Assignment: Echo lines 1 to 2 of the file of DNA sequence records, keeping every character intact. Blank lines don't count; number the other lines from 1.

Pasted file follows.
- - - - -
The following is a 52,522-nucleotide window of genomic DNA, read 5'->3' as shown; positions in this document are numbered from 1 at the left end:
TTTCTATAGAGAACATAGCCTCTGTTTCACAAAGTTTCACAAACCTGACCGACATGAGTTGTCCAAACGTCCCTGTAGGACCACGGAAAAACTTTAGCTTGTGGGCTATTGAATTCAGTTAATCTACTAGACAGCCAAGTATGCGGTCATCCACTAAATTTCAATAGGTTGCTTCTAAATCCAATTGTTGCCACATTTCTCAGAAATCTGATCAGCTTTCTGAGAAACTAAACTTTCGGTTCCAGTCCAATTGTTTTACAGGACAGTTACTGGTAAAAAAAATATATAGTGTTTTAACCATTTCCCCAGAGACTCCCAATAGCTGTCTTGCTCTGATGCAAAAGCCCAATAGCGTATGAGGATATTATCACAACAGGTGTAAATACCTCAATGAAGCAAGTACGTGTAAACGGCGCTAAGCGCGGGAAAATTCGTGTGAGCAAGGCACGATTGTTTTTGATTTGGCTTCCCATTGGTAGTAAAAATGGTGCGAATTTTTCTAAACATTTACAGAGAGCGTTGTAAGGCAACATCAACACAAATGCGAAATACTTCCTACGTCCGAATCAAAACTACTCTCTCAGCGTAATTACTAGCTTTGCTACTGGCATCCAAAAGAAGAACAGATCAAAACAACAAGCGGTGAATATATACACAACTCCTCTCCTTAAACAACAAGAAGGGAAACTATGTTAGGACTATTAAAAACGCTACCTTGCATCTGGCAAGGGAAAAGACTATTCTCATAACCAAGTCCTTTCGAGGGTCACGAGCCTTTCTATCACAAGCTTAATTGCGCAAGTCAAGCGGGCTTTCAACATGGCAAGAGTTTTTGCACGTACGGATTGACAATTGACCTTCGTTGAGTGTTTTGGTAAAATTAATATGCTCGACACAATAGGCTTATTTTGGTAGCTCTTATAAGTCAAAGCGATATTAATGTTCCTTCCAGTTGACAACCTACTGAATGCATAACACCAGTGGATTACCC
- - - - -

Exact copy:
The following is a 52,522-nucleotide window of genomic DNA, read 5'->3' as shown; positions in this document are numbered from 1 at the left end:
TTTCTATAGAGAACATAGCCTCTGTTTCACAAAGTTTCACAAACCTGACCGACATGAGTTGTCCAAACGTCCCTGTAGGACCACGGAAAAACTTTAGCTTGTGGGCTATTGAATTCAGTTAATCTACTAGACAGCCAAGTATGCGGTCATCCACTAAATTTCAATAGGTTGCTTCTAAATCCAATTGTTGCCACATTTCTCAGAAATCTGATCAGCTTTCTGAGAAACTAAACTTTCGGTTCCAGTCCAATTGTTTTACAGGACAGTTACTGGTAAAAAAAATATATAGTGTTTTAACCATTTCCCCAGAGACTCCCAATAGCTGTCTTGCTCTGATGCAAAAGCCCAATAGCGTATGAGGATATTATCACAACAGGTGTAAATACCTCAATGAAGCAAGTACGTGTAAACGGCGCTAAGCGCGGGAAAATTCGTGTGAGCAAGGCACGATTGTTTTTGATTTGGCTTCCCATTGGTAGTAAAAATGGTGCGAATTTTTCTAAACATTTACAGAGAGCGTTGTAAGGCAACATCAACACAAATGCGAAATACTTCCTACGTCCGAATCAAAACTACTCTCTCAGCGTAATTACTAGCTTTGCTACTGGCATCCAAAAGAAGAACAGATCAAAACAACAAGCGGTGAATATATACACAACTCCTCTCCTTAAACAACAAGAAGGGAAACTATGTTAGGACTATTAAAAACGCTACCTTGCATCTGGCAAGGGAAAAGACTATTCTCATAACCAAGTCCTTTCGAGGGTCACGAGCCTTTCTATCACAAGCTTAATTGCGCAAGTCAAGCGGGCTTTCAACATGGCAAGAGTTTTTGCACGTACGGATTGACAATTGACCTTCGTTGAGTGTTTTGGTAAAATTAATATGCTCGACACAATAGGCTTATTTTGGTAGCTCTTATAAGTCAAAGCGATATTAATGTTCCTTCCAGTTGACAACCTACTGAATGCATAACACCAGTGGATTACCC